There are also many foods that are rich in vitamin D (note that you’ll have to really up your intake of these foods): milk, shiitake mushrooms, eggs, salmon, catfish, herring, oysters, and trout.
4. Get some much needed alone time to care for yourself. When you’re a mom, especially a stay-at-home-mom, every minute of your day is spent caring for others. Think about it: when was the last time you sat down to eat a meal uninterrupted? When was the last time you sat down to read a good book with a cup of tea or coffee? When was the last time you had some adult conversation that didn’t involve watching the kids at the same time? Whatever is it that energizes you, find time to do it for yourself. If you need to be able to hang out with your girlfriends make it a point to do it at least twice a month. If you need to be allowed to have 20 minutes a day to sit on your iPad and play Bubble Witch Saga 2…oh wait, that’s me! Yes, I do it and something about popping those colorful bubbles is relaxing for my mind!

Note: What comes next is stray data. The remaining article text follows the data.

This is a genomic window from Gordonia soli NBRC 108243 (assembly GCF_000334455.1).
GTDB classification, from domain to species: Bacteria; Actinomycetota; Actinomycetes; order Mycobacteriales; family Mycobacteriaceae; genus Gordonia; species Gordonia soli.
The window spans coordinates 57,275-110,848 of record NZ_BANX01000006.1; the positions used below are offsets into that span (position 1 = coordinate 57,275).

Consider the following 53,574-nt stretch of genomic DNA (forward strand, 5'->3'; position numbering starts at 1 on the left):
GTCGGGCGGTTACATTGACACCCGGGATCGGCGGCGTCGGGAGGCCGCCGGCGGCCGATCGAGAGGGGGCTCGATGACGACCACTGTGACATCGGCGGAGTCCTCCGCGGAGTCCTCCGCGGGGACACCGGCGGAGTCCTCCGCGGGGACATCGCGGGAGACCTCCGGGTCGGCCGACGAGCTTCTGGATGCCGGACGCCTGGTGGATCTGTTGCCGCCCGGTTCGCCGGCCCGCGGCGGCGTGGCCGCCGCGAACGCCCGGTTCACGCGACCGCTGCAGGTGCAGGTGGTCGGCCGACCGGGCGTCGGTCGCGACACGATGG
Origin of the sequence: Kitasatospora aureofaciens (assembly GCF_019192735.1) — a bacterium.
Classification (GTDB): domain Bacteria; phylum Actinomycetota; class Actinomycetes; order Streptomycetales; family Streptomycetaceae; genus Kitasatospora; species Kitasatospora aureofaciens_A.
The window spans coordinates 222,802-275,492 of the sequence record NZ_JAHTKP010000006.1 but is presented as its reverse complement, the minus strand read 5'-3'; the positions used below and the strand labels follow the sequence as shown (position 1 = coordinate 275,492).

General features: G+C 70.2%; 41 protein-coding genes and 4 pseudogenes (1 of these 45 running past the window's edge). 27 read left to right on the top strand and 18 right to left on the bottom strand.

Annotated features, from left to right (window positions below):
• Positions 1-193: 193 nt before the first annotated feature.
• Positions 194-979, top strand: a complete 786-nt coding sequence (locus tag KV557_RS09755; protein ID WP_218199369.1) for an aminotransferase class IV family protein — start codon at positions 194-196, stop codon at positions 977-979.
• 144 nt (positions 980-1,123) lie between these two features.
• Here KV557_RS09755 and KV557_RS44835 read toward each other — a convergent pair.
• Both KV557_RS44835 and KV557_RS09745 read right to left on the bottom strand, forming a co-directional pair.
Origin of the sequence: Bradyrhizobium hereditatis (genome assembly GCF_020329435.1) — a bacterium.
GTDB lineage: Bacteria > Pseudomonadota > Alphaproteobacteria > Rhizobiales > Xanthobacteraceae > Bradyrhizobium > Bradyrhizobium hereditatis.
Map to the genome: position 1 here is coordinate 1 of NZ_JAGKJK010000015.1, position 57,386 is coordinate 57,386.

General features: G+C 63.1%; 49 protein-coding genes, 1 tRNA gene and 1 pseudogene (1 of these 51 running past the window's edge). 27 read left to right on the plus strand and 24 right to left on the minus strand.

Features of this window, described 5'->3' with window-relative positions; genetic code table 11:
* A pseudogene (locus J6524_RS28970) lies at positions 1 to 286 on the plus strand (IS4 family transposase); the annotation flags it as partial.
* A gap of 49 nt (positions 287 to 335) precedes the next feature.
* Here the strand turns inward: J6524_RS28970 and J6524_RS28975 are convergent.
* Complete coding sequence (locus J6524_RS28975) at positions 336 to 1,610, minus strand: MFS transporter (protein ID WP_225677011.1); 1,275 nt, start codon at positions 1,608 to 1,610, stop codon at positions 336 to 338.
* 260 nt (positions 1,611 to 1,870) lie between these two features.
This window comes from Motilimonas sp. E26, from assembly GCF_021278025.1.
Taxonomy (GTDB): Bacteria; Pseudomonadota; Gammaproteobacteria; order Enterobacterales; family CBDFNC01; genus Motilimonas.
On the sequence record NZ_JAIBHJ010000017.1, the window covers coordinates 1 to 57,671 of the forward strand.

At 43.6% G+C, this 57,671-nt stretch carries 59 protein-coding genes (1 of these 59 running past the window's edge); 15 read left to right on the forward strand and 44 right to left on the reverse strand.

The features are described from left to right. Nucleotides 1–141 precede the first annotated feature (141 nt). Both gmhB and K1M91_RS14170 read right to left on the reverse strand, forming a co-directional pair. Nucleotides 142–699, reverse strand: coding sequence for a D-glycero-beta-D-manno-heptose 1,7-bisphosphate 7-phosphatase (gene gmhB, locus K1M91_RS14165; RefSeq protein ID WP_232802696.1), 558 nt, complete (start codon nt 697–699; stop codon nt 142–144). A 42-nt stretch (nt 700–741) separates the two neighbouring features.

Winter is definitely a trying season, especially now that the holiday hype is said and done. Make a plan if you find yourself struggling with sadness during this time of the year; it doesn’t have to be full blown depression for you to feel crummy. Ask for help when you need it and pay attention to any triggers you may have. My triggers are not being able to spend time seeing friends, a messy and chaotic living space, no time away from the children, and endless hours cooped up inside with only myself and the kids for company. We’re all better mothers when we’re taking care of ourselves; don’t be a martyr to motherhood by neglecting to care for yourself. That doesn’t make you a better mother and it could lead you and your children into a very dark place.
Do you struggle with the winter season? If so, how will you plan to stay ahead of the wintertime blues?